Nor was the answer of God long delayed. "It came to pass that night, that the angel of Jehovah went out, and smote in the camp of the Assyrians an hundred fourscore and five thousand; and when they arose early in the morning, behold, they were all dead corpses." The consequence was that the king retreats in dismay — returns and dwells in Nineveh — but as Jehovah had sent a blast upon him in Palestine, so now he must fall in his own land. "And it came to pass as he was worshipping in the house of Nisroch his god, that Adrammelech and Sharezer his sons smote him with the sword; and they escaped into the land of Armenia. And Esarhaddon his son reigned in his stead." Thus every word of Jehovah was accomplished.
But now (2 Kings 20) we have the dealings of God, not with the Assyrian in defence of Jerusalem, but with Hezekiah. "In those days was Hezekiah sick to death. And the prophet Isaiah the son of Amoz came to him, and said to him, Thus says Jehovah, Set thine house in order; for thou shalt die and not live." So, as his manner was, he bows; he turns his face to the wall. What had he now to do with anything outside? "He turned his face to the wall, and prayed to Jehovah, saying, I beseech, O Jehovah, remember now how I have walked before thee in truth and with a perfect heart, and have done that which is good in thy sight. And Hezekiah wept sore." Up to this time it could not be said that death was conquered, for indeed it was not. Even to a believer death was not without its terrors. Now it is stripped of its terrors, and death is no longer the king of terrors to a Christian, and for this simple reason, that death is now compelled to be the servant of the Christian, compelled to usher the departing Christian into the presence of the Lord. This is not loss, but gain. Who would weep sore at a great gain? Indeed, there might be some, but certainly they are souls who do not understand their privileges. However, it was not so then, and this is one of the great changes now effected by the mighty work of redemption. Hezekiah then wept sore.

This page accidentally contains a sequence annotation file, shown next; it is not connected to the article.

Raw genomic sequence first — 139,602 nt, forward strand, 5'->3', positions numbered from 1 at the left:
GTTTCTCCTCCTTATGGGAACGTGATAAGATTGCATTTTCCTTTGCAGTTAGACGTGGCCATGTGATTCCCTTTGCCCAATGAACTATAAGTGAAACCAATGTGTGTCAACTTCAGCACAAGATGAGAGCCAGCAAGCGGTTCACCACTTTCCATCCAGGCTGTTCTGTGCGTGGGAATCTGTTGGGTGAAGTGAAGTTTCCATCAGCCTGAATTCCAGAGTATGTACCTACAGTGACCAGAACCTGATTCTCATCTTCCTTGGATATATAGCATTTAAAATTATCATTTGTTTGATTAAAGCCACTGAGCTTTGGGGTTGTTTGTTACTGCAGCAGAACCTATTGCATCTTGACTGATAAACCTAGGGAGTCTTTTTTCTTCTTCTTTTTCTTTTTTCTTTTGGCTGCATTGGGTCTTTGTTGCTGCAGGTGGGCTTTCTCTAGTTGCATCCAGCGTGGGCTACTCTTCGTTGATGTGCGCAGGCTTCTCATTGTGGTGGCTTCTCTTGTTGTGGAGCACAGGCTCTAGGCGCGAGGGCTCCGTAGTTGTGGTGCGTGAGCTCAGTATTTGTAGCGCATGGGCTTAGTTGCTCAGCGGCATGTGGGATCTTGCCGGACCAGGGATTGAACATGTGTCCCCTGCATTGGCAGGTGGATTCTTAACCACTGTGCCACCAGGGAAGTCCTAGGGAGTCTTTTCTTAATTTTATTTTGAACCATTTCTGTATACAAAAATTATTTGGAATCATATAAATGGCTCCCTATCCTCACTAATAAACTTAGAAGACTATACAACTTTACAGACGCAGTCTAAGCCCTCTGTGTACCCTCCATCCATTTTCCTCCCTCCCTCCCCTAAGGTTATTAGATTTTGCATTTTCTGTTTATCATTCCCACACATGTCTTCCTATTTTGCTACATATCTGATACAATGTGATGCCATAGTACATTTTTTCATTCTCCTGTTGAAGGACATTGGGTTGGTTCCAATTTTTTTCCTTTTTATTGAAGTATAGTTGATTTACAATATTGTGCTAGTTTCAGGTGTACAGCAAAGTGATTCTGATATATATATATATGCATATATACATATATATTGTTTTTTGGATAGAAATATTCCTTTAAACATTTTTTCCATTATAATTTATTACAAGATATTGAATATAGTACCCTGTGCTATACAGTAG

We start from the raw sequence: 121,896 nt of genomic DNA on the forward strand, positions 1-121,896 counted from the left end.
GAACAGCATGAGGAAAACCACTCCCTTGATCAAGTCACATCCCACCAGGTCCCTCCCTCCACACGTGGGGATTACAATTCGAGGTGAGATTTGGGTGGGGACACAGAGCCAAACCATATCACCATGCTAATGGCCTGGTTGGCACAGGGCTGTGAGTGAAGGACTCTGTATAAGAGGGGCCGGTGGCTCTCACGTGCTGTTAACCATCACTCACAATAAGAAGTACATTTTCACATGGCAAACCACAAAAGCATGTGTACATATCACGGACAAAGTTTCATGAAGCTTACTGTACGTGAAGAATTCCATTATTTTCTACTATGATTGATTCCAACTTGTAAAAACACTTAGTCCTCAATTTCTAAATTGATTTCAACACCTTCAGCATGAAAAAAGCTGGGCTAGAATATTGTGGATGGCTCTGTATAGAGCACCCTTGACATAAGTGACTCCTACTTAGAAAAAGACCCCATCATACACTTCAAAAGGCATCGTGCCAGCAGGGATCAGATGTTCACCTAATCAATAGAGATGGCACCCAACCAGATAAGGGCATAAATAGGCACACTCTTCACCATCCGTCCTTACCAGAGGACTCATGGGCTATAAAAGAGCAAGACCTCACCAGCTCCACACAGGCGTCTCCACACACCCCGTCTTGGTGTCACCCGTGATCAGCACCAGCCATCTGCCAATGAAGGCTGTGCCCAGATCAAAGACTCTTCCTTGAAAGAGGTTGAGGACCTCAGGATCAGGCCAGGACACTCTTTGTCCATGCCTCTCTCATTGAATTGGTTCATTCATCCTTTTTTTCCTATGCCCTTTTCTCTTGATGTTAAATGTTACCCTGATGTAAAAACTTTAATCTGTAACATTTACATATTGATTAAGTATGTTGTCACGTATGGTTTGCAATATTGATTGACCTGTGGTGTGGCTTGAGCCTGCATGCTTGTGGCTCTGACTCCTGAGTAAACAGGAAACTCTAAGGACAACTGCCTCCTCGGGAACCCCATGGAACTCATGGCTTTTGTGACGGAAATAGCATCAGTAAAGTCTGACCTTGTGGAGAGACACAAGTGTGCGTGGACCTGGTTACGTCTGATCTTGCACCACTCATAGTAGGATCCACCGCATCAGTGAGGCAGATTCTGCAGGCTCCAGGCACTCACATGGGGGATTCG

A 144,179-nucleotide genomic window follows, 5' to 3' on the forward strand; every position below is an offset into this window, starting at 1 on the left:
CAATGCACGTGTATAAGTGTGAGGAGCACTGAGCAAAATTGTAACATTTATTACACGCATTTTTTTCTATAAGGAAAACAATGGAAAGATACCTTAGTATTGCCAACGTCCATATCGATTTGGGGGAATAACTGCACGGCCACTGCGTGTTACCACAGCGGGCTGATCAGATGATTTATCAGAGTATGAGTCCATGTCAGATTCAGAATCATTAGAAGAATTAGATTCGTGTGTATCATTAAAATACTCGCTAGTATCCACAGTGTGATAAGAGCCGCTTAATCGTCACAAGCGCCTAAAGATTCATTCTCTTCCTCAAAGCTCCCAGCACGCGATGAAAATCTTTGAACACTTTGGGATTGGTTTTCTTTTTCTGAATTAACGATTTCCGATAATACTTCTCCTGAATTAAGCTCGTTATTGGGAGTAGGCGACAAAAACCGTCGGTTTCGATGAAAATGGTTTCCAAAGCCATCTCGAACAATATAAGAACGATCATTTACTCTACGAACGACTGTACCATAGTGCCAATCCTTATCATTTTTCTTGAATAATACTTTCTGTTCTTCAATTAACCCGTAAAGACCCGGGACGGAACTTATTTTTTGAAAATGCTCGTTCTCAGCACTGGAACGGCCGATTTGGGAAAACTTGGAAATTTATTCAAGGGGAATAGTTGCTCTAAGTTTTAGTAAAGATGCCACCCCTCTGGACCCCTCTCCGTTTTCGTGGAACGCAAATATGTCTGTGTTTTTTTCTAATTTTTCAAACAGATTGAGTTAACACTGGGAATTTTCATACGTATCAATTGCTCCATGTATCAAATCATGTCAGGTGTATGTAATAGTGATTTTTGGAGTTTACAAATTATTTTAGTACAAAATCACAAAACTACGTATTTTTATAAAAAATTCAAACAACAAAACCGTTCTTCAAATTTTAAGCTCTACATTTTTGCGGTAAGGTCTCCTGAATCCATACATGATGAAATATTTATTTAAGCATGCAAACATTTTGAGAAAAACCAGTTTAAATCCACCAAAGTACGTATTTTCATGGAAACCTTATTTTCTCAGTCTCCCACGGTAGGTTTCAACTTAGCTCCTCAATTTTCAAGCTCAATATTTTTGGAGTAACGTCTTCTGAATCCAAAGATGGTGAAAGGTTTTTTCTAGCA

"And it came to pass afore Isaiah was gone out into the middle court, that the word of Jehovah came to him saying, Turn again, and tell Hezekiah, the captain of my people, Thus says Jehovah, the God of David thy father, I have heard thy prayer." There again it was not long; it was immediate. If in the previous instance, it was that same night there came the destroying angel, so now I may say, that same minute came the prophet, or at any rate the word of Jehovah to the prophet. The answer was immediate. "I have heard thy prayer; I have seen thy tears" — for God did not despise them. "Behold, I will heal thee: on the third day thou shalt go up to the house of Jehovah. And I will add to thy days fifteen years; and I will deliver thee and this city out of the hand of the king of Assyria; and I will defend this city for mine own sake, and for my servant David's sake." And so a certain sign was given him — a sign that Hezekiah takes in remarkable contrast with his father. When the same prophet asked Ahaz to search for a sign in heaven or earth, Ahaz pretended that he could not do such a thing — that it was not for him to ask a sign. But there would have been far more real subjection of heart if he had asked. When God bids us ask; it is a serious thing to refuse. We ought to be bold in faith, and Hezekiah was; for whereas there was a double sign, either the dial going forward or going backward, he chooses the more difficult of the two. To advance the dial would be only, in a certain measure, natural, though it might be an extraordinary act of God, but to make the dial go back was a far more striking proof of the interference of Jehovah, and, accordingly, Hezekiah does ask; and Hezekiah was right. Hezekiah answers, "It is a light thing for the shadow to go down ten degrees; nay, but let the shadow return backward ten degrees." And so it was.
Immediately after this we find the Babylonian (ver. 12) "Berodach-baladan, the son of Baladan, king of Babylon, sent letters and a present to Hezekiah; for he had heard that Hezekiah had been sick." We know from elsewhere that it was not merely the sickness, but it was this very returning of the shadow ten degrees upon the dial that struck the Babylonians. They were great watchers of the heavens — watchers of such a sign as this — and they were quite right. It was traced to king Hezekiah; it was traced to a comparatively small kingdom and king, and this drew out the interest, more particularly as that king, it was well known, had resisted the proud king of Assyria, and in fact so effectually that he returned to his own land utterly frustrated in his purposes. Now, as the Babylonian wished to shake off the fetters of the king of Assyria, and in point of fact did — did destroy the kingdom of Assyria by a junction with the Medes or Persians in early days, so we find that now this embassy comes to the king.